What Kind Of ADU Can I Build On My Property?
ADUs comes in all shapes and sizes. The kind of ADU and what size ADU you can build on your property is as individually determined as your property is unique. Knowing the basic ADU types can help you as you look to maximize your space and customize an Accessory Dwelling Unit (ADU) or even multiple units that are right for you.
Types of ADUS
There are really only 2 types of ADUs – Standard Accessory Dwelling Units (ADU) and Junior Accessory Dwelling Units (JADU). A standard ADU can come in many different sub-types. A JADU can only be created within the already existing structure of the main residence and is considered an Interior ADU. Depending on your property, you can have up to 2 units added (ADU and JADU) in a single family zoned space. Maximizing your space in this instance would give you up to 3 units for living or rental. Now, you might not need or want that much space, or that many units on your property, but it helpful to know your ADU limitations and work backwards.
Multifamily properties (duplexes and beyond) are oftentimes able to build more units than just the 2 (ADU and JADU) due to their zoning. If maximizing rent potential or establishing a multi-generational living space is your objective, then you’ll want to talk with a specialized design/architect firm about what is feasible for your particular property.
ADUs generally come in 3 different sub-types:
- Detached ADUs
- Attached ADUs
- Existing Space Conversions[i] (Garage or other already existing structure conversions can be attached or detached as well)
Detached Accessory Dwelling Units are a commonly built ADU type – There are many ways to create a detached ADU. You can build a whole new structure from the ground up, or even convert an already detached structure such as a detached garage, barn or permitted storage shed. If you are looking for a separate space for family or rental, a detached unit is a great option allowing you to create multiple living spaces with a little breathing room.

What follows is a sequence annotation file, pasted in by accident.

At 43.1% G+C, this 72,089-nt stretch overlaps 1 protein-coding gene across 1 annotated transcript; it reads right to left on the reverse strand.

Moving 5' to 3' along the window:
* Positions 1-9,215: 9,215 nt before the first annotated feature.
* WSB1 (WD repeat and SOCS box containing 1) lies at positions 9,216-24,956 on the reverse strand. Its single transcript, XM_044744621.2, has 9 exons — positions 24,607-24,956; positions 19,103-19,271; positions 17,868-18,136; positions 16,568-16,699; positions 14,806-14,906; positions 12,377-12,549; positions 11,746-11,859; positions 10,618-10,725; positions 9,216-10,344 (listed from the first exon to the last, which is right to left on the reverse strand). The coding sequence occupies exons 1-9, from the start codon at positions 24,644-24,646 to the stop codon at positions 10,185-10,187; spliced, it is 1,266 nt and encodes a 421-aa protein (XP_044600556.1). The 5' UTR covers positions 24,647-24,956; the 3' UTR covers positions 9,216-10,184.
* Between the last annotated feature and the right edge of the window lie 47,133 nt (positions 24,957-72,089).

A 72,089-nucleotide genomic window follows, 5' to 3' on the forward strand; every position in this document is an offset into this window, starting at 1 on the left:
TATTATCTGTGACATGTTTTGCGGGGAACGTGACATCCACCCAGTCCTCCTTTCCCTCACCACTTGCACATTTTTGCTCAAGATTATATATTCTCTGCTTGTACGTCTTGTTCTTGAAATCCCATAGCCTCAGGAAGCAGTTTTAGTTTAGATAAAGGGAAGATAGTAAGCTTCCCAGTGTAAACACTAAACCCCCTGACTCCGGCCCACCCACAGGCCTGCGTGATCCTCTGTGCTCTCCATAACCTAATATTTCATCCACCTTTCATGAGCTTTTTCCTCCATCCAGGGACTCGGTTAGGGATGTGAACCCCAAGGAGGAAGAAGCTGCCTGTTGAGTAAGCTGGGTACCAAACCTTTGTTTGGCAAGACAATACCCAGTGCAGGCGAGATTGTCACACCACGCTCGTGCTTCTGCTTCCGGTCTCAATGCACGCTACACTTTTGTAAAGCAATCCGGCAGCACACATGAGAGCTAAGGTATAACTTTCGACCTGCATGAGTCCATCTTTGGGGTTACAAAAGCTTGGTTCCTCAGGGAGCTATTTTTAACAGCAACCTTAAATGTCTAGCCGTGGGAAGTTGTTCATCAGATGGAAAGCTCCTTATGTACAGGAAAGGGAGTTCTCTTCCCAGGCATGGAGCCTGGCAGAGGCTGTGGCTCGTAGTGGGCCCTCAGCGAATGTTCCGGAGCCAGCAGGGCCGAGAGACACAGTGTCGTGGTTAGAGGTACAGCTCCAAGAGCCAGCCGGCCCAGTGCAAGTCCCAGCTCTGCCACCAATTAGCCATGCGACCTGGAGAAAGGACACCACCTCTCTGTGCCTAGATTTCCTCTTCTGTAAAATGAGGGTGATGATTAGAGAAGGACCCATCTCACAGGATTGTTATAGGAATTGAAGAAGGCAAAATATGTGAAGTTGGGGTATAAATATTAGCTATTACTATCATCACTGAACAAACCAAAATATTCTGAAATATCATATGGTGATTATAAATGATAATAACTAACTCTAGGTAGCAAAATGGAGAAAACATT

Attached Accessory Dwelling Units are often most common for families, rather than rental options and here’s why: you’re pretty much still living in the same home. Think of an attached unit as an addition, but still a separate living space (including a kitchen, bathroom, etc). There are many ways to create an attached ADU. You can build a whole new additional structure from the ground up and connect it to the main house, or even convert an already attached structure like a permitted sunroom or garage (you can do the inside of the garage or even an above the garage unit). An attached ADU is a great option when lot space for a build is limited, or you want to keep people close, but not too close.
Existing Space Conversion
Converting space you already have falls in between the detached and attached sub-types of ADUs and can sometimes be considered interior ADUs depending on where and how you convert the space. The most common conversion of space is a garage because homes generally have garages of one sort or the other. However, it’s possible to convert just about any permitted structure on the property from a barn to a shed, to a basement or sunroom[ii].